Those new investors include a lot of corporates. There’s HSBC, Singtel Innov8 (of Singaporean telco Singtel), Telkom Indonesia MDI Ventures (of Indonesia telco Telkom), Sumitomo Corporation Equity Asia (Japanese trading firm) Muang Thai Fuchsia Ventures (Thailand-based insurance firm), Humanica (Thailand-based HR firm) and PE firm Heritas Venture Fund.

“There are additional insurance companies and strategic partners that we aren’t listing,” said Koo.

Rosaline Koo is founder and CEO of CXA Group

That’s a very deliberate selection of large corporates which is part of a new strategy to widen CXA audience.

The company had initially gone after massive firms — it claims to reach a collective 400,000 employees — but now the goal is to reach SMEs and non-Fortune 500 enterprises. To do that, it is using the reach and connections of larger service companies to reach their customers.

“We believe that banks and telcos can cross-sell insurance and banking services,” said Koo, who grew up in LA and counts benefits broker Mercer on her resume. “With demographic and work life event data, plus health data, we’re able to target the right banking and insurance services.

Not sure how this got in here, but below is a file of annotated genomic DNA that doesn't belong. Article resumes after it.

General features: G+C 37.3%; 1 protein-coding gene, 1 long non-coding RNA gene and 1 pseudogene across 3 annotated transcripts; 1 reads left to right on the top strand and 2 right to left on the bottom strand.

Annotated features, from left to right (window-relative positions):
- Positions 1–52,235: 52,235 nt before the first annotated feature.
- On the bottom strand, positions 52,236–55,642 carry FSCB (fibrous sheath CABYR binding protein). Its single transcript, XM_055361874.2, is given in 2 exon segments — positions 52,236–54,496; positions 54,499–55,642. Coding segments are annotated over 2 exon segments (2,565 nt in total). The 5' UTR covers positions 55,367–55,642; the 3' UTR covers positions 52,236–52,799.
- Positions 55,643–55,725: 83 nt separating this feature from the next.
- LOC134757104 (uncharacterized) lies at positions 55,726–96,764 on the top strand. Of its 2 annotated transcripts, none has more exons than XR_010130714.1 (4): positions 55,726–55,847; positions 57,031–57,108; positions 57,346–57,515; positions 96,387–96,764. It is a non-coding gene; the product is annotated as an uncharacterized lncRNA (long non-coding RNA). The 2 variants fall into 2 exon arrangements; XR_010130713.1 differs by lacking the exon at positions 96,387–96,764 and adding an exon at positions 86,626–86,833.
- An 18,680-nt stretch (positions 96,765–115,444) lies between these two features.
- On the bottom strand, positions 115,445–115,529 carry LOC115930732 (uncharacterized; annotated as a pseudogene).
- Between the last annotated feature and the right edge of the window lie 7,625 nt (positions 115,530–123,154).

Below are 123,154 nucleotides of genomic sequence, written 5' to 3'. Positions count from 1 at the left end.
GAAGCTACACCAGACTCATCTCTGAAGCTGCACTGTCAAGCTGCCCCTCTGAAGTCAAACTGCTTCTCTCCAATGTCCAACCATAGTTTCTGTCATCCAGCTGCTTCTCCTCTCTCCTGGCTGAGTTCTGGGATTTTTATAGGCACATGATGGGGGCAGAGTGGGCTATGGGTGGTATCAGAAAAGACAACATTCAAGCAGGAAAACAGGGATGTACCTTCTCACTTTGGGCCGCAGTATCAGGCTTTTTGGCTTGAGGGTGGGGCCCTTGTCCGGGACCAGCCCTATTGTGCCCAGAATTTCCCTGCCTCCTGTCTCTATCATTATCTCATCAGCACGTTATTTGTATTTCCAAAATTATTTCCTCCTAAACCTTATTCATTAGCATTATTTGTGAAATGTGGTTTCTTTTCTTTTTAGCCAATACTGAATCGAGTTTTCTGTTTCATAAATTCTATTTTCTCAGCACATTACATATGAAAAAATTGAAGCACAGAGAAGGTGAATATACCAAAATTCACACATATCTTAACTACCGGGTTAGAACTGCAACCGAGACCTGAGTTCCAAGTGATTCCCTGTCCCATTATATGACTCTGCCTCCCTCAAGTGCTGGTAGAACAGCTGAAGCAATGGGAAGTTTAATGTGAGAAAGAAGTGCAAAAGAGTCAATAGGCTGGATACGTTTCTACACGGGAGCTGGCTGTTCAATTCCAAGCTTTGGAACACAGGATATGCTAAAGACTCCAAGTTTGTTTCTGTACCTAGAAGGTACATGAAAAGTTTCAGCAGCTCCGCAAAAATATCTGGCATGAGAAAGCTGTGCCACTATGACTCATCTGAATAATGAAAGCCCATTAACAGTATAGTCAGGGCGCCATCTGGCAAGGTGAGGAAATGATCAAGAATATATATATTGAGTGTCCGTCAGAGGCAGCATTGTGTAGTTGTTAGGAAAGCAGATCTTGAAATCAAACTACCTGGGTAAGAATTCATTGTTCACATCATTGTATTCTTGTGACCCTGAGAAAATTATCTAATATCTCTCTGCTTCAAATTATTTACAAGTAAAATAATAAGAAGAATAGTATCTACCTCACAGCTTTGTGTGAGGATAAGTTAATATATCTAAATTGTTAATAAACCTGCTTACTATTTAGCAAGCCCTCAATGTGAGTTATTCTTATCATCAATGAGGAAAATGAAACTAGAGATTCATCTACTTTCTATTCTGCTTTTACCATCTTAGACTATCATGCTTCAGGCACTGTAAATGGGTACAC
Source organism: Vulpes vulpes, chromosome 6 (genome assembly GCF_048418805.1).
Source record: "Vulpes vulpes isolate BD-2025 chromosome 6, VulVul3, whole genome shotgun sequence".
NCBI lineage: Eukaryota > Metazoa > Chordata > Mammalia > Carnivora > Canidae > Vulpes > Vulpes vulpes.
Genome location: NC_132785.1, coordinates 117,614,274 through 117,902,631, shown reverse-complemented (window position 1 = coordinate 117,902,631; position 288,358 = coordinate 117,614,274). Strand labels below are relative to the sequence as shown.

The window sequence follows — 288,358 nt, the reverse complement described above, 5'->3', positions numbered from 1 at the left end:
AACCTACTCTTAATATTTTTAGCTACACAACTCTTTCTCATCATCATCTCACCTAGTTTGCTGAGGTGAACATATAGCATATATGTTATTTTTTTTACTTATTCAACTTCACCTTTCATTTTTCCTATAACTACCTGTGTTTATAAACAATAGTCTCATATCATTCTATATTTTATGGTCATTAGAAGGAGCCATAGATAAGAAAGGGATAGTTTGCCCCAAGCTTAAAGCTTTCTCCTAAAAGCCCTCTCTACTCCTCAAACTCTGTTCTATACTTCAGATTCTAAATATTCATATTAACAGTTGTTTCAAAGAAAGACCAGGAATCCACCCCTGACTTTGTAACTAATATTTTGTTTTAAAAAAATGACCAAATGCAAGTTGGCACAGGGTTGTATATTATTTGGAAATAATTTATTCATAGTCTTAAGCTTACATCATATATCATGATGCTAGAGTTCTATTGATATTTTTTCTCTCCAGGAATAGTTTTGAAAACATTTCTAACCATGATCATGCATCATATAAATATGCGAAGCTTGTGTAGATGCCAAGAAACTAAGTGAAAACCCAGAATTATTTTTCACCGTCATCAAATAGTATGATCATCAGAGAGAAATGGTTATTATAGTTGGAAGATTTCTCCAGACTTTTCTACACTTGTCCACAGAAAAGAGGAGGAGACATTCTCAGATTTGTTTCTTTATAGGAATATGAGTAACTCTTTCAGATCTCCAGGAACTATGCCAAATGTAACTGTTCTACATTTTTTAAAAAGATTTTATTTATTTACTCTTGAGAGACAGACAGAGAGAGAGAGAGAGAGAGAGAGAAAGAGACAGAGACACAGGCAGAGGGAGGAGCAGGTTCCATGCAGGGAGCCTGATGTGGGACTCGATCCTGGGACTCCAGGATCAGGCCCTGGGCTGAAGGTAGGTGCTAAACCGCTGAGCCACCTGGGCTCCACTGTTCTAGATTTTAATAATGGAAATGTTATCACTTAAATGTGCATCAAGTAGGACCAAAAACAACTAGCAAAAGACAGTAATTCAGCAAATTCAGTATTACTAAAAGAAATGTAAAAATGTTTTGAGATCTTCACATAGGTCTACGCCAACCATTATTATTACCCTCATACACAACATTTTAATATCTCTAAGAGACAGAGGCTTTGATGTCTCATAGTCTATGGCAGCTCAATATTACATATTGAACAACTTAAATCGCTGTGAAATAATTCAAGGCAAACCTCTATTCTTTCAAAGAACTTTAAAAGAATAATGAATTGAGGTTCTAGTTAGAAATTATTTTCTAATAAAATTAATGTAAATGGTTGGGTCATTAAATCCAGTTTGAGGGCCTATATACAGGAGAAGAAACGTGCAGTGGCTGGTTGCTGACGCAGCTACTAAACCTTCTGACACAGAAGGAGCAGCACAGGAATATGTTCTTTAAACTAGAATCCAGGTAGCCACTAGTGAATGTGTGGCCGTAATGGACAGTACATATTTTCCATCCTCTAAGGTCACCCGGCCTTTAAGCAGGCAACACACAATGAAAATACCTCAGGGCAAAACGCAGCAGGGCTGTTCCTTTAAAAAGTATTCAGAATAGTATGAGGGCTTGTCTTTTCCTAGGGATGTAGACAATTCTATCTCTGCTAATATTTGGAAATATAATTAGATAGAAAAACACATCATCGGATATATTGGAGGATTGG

“We can help move them away from spamming,” she added. “Because we will have the right data to really target the right offering to the right person at the right time. No firm wants an agent sitting in their canteen bothering their staff, now it’s all digital and we’re moving insurance and banking into a new paradigm.”

The ultimate goal is to combat a health problem that Koo believes is only getting worse in the Asia Pacific region.

“Chronic disease comes here 10 years before anywhere else,” she said, citing an Emory research paper which concluded that chronic diseases in Asia are “rising at a rate that exceeds global increases.”